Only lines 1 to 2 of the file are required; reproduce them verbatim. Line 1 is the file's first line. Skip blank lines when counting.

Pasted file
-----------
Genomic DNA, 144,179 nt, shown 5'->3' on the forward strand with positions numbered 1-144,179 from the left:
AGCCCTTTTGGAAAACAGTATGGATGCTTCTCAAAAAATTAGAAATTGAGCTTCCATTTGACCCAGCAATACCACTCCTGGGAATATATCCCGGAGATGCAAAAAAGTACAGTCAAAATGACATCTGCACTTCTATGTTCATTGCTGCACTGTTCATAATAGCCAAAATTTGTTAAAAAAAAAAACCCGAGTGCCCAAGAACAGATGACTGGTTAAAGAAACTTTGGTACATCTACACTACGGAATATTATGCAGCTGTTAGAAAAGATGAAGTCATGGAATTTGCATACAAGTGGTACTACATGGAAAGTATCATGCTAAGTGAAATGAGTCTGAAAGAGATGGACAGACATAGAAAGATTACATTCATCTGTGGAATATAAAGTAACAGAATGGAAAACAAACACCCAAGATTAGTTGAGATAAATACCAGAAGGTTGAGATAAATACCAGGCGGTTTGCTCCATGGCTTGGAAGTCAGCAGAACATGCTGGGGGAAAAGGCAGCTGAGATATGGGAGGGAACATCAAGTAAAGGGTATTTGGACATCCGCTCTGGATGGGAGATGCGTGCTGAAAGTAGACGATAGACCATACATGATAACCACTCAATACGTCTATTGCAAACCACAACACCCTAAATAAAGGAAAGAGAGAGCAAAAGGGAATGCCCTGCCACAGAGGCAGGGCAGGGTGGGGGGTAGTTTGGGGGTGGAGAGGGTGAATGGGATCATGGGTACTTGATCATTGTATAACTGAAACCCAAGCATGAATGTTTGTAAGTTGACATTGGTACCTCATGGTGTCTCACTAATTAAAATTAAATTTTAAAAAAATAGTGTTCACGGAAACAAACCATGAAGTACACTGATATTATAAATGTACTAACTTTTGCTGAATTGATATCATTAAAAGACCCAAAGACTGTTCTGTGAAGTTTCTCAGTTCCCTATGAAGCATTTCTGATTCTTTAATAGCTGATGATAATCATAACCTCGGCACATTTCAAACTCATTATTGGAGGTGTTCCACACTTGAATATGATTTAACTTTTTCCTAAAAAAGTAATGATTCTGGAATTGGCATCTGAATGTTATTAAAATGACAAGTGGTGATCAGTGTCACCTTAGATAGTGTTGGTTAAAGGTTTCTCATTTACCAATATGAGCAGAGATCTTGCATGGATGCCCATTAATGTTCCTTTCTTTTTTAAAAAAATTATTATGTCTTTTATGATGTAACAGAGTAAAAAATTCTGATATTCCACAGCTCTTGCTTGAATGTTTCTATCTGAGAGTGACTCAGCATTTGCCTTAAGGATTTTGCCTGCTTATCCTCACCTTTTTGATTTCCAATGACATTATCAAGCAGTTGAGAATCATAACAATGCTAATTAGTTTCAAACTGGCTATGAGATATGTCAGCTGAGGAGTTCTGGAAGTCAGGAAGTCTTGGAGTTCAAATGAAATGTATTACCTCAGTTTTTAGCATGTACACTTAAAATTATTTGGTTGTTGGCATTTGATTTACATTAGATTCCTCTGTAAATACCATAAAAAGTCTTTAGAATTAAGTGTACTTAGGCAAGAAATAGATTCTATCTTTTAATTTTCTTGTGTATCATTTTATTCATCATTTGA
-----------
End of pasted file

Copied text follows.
Genomic DNA, 144,179 nt, shown 5'->3' on the forward strand with positions numbered 1-144,179 from the left:
AGCCCTTTTGGAAAACAGTATGGATGCTTCTCAAAAAATTAGAAATTGAGCTTCCATTTGACCCAGCAATACCACTCCTGGGAATATATCCCGGAGATGCAAAAAAGTACAGTCAAAATGACATCTGCACTTCTATGTTCATTGCTGCACTGTTCATAATAGCCAAAATTTGTTAAAAAAAAAAACCCGAGTGCCCAAGAACAGATGACTGGTTAAAGAAACTTTGGTACATCTACACTACGGAATATTATGCAGCTGTTAGAAAAGATGAAGTCATGGAATTTGCATACAAGTGGTACTACATGGAAAGTATCATGCTAAGTGAAATGAGTCTGAAAGAGATGGACAGACATAGAAAGATTACATTCATCTGTGGAATATAAAGTAACAGAATGGAAAACAAACACCCAAGATTAGTTGAGATAAATACCAGAAGGTTGAGATAAATACCAGGCGGTTTGCTCCATGGCTTGGAAGTCAGCAGAACATGCTGGGGGAAAAGGCAGCTGAGATATGGGAGGGAACATCAAGTAAAGGGTATTTGGACATCCGCTCTGGATGGGAGATGCGTGCTGAAAGTAGACGATAGACCATACATGATAACCACTCAATACGTCTATTGCAAACCACAACACCCTAAATAAAGGAAAGAGAGAGCAAAAGGGAATGCCCTGCCACAGAGGCAGGGCAGGGTGGGGGGTAGTTTGGGGGTGGAGAGGGTGAATGGGATCATGGGTACTTGATCATTGTATAACTGAAACCCAAGCATGAATGTTTGTAAGTTGACATTGGTACCTCATGGTGTCTCACTAATTAAAATTAAATTTTAAAAAAATAGTGTTCACGGAAACAAACCATGAAGTACACTGATATTATAAATGTACTAACTTTTGCTGAATTGATATCATTAAAAGACCCAAAGACTGTTCTGTGAAGTTTCTCAGTTCCCTATGAAGCATTTCTGATTCTTTAATAGCTGATGATAATCATAACCTCGGCACATTTCAAACTCATTATTGGAGGTGTTCCACACTTGAATATGATTTAACTTTTTCCTAAAAAAGTAATGATTCTGGAATTGGCATCTGAATGTTATTAAAATGACAAGTGGTGATCAGTGTCACCTTAGATAGTGTTGGTTAAAGGTTTCTCATTTACCAATATGAGCAGAGATCTTGCATGGATGCCCATTAATGTTCCTTTCTTTTTTAAAAAAATTATTATGTCTTTTATGATGTAACAGAGTAAAAAATTCTGATATTCCACAGCTCTTGCTTGAATGTTTCTATCTGAGAGTGACTCAGCATTTGCCTTAAGGATTTTGCCTGCTTATCCTCACCTTTTTGATTTCCAATGACATTATCAAGCAGTTGAGAATCATAACAATGCTAATTAGTTTCAAACTGGCTATGAGATATGTCAGCTGAGGAGTTCTGGAAGTCAGGAAGTCTTGGAGTTCAAATGAAATGTATTACCTCAGTTTTTAGCATGTACACTTAAAATTATTTGGTTGTTGGCATTTGATTTACATTAGATTCCTCTGTAAATACCATAAAAAGTCTTTAGAATTAAGTGTACTTAGGCAAGAAATAGATTCTATCTTTTAATTTTCTTGTGTATCATTTTATTCATCATTTGA